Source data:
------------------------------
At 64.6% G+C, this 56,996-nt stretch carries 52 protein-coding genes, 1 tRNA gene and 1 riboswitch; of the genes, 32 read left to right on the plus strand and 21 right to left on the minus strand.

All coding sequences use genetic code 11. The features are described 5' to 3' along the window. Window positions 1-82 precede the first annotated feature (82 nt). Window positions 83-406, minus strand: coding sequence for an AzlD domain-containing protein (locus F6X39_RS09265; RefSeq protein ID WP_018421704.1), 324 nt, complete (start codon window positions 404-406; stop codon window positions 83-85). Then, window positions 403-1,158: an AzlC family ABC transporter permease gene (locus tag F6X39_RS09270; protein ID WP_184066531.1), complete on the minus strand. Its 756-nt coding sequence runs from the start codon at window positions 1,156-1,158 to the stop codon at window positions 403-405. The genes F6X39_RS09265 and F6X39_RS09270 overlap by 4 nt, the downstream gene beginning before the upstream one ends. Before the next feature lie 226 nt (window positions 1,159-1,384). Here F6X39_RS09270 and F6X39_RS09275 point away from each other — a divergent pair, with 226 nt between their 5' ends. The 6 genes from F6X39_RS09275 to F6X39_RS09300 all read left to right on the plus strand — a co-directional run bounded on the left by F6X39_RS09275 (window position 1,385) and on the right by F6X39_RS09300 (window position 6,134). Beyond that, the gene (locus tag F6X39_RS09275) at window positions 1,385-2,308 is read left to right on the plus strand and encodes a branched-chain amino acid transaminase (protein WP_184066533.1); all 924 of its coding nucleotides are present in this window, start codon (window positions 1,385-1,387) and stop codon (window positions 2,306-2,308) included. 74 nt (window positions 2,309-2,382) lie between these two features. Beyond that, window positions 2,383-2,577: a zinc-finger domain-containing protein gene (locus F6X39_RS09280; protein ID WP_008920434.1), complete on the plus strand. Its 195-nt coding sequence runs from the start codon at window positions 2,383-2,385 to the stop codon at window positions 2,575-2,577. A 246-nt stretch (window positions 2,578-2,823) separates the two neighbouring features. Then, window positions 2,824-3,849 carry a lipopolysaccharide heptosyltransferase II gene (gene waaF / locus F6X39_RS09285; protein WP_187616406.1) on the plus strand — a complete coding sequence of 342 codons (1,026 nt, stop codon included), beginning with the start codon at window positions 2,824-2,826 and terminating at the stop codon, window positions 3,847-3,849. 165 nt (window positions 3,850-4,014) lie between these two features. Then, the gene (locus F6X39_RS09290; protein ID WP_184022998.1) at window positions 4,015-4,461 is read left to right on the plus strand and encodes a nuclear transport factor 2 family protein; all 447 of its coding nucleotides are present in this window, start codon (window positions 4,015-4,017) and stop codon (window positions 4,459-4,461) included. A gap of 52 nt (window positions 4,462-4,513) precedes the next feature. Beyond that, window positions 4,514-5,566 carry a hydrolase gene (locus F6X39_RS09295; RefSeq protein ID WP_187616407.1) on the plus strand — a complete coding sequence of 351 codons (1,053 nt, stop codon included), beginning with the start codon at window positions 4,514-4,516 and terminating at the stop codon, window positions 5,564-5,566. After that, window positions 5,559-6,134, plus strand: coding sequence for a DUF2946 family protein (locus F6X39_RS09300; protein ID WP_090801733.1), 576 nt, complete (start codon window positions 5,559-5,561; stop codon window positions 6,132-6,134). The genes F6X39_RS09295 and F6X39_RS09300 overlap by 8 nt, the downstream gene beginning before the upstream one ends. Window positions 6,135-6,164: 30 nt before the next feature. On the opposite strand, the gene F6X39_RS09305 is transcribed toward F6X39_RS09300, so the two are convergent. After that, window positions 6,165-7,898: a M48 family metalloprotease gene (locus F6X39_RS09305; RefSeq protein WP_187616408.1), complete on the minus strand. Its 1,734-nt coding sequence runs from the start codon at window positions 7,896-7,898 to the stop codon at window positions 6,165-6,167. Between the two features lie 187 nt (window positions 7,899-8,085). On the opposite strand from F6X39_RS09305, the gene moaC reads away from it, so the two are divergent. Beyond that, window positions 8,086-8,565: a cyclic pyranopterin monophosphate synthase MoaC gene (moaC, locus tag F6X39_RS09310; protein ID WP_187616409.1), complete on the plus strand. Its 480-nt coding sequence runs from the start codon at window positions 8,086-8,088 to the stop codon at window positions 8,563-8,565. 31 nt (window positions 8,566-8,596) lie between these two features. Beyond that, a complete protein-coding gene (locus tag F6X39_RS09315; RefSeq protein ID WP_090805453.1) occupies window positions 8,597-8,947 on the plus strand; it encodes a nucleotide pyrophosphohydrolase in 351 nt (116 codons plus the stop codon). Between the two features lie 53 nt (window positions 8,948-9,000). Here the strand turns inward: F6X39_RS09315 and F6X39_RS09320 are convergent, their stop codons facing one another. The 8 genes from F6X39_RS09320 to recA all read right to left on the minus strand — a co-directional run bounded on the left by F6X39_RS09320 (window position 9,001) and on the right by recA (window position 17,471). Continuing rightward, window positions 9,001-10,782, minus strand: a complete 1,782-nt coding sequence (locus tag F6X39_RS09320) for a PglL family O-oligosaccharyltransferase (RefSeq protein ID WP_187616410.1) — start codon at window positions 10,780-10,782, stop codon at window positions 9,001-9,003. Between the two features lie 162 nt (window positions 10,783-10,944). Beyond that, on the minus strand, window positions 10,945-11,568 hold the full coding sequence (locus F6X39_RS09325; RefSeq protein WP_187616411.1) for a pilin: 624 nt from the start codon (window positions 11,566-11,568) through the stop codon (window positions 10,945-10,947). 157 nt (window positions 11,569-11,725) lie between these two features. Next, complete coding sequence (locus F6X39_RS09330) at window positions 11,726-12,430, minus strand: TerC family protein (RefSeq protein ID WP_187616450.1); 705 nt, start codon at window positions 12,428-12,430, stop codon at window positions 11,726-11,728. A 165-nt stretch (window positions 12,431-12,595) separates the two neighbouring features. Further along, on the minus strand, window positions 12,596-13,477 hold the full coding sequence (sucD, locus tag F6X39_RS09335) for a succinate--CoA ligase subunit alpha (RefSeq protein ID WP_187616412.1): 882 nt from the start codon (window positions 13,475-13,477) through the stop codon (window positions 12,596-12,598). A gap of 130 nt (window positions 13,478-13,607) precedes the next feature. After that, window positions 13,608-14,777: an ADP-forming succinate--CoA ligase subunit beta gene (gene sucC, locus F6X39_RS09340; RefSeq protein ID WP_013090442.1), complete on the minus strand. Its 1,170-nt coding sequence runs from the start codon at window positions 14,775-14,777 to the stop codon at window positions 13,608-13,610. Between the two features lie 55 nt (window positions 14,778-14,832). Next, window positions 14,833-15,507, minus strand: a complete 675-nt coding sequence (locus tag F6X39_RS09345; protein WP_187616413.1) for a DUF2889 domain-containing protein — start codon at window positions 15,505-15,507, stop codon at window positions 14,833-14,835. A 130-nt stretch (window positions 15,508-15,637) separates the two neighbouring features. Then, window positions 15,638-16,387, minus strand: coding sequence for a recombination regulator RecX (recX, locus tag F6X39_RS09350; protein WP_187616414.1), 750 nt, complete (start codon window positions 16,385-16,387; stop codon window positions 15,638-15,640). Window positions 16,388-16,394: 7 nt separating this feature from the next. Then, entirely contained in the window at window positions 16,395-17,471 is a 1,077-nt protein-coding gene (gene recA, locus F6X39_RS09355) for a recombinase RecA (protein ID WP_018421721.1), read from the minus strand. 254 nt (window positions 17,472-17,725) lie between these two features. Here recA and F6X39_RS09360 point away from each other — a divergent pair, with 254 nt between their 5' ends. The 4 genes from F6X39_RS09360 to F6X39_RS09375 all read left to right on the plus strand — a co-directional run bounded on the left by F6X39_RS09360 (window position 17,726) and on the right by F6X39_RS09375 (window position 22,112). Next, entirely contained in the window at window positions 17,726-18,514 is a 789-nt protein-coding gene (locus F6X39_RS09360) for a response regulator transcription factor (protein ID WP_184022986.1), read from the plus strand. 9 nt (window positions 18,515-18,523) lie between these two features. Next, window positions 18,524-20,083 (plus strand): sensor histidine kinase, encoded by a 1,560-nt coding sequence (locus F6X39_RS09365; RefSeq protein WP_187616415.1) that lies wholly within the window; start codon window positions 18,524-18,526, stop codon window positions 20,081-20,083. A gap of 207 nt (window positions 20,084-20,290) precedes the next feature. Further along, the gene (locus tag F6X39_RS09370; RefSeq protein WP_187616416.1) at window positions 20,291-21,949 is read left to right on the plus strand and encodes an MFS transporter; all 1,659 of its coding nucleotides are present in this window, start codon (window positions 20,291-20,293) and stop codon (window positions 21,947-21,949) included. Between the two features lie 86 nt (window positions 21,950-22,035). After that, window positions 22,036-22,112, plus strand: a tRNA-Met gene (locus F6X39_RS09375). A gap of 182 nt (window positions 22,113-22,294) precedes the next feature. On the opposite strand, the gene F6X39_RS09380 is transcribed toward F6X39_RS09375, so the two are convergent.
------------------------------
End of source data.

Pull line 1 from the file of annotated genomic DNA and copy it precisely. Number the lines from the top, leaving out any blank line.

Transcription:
At 64.6% G+C, this 56,996-nt stretch carries 52 protein-coding genes, 1 tRNA gene and 1 riboswitch; of the genes, 32 read left to right on the plus strand and 21 right to left on the minus strand.